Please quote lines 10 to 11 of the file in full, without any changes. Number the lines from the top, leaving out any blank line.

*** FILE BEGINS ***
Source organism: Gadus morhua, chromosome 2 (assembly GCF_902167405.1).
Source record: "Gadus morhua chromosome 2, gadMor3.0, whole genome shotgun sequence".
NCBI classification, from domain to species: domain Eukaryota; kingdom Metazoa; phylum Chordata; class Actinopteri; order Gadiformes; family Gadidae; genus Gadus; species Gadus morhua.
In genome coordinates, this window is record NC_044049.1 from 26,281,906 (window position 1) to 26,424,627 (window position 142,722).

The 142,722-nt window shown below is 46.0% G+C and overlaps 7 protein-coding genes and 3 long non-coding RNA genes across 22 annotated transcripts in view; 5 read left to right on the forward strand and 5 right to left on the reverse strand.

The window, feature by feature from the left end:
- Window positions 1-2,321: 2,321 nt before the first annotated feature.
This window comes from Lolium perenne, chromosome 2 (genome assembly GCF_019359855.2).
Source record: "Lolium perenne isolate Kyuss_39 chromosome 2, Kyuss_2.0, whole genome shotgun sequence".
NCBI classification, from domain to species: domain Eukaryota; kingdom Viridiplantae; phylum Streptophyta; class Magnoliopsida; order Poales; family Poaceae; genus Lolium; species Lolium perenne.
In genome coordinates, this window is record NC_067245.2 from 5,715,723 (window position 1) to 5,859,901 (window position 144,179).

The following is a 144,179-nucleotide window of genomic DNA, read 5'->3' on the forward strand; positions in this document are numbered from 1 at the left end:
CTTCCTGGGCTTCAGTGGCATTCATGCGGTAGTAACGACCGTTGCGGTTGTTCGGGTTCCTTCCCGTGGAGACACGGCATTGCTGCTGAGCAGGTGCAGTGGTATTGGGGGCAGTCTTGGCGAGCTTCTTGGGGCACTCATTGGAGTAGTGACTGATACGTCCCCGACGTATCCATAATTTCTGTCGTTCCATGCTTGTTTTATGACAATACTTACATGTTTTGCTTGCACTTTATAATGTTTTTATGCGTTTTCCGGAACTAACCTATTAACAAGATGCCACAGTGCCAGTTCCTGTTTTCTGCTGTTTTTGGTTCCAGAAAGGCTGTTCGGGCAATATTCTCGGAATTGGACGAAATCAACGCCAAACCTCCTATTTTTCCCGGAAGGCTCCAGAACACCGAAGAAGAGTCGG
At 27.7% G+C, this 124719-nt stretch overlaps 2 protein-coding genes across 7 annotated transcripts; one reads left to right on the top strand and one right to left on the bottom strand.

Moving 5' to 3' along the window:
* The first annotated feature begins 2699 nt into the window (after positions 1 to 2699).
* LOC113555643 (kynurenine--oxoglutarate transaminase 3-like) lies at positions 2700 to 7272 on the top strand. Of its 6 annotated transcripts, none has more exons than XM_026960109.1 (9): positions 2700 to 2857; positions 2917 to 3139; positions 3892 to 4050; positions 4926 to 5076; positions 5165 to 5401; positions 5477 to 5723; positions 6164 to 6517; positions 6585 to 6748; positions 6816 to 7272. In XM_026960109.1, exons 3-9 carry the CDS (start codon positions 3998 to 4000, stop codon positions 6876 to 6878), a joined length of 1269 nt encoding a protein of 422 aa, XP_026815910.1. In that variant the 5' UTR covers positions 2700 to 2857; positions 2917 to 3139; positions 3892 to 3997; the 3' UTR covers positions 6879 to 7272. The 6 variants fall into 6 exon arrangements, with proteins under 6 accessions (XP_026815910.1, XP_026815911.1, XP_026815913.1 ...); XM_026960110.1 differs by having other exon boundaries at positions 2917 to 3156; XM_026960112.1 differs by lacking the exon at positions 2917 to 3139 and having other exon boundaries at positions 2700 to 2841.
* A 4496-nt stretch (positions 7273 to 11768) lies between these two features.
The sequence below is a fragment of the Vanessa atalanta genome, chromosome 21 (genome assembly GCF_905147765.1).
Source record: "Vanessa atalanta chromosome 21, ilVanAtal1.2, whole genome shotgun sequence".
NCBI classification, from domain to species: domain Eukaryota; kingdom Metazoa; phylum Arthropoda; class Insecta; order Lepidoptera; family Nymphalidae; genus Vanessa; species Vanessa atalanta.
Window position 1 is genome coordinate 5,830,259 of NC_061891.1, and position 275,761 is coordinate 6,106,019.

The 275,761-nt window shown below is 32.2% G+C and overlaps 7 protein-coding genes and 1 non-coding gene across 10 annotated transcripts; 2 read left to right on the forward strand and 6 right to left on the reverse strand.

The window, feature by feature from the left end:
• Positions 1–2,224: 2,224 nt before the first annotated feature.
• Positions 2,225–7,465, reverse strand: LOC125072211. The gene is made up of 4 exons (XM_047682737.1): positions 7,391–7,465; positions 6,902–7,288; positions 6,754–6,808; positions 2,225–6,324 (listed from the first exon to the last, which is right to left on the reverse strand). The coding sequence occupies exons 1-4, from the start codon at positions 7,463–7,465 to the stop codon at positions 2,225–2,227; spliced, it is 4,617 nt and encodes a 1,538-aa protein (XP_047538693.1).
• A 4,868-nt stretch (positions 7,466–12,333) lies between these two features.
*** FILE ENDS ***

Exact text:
NCBI classification, from domain to species: domain Eukaryota; kingdom Viridiplantae; phylum Streptophyta; class Magnoliopsida; order Poales; family Poaceae; genus Lolium; species Lolium perenne.
In genome coordinates, this window is record NC_067245.2 from 5,715,723 (window position 1) to 5,859,901 (window position 144,179).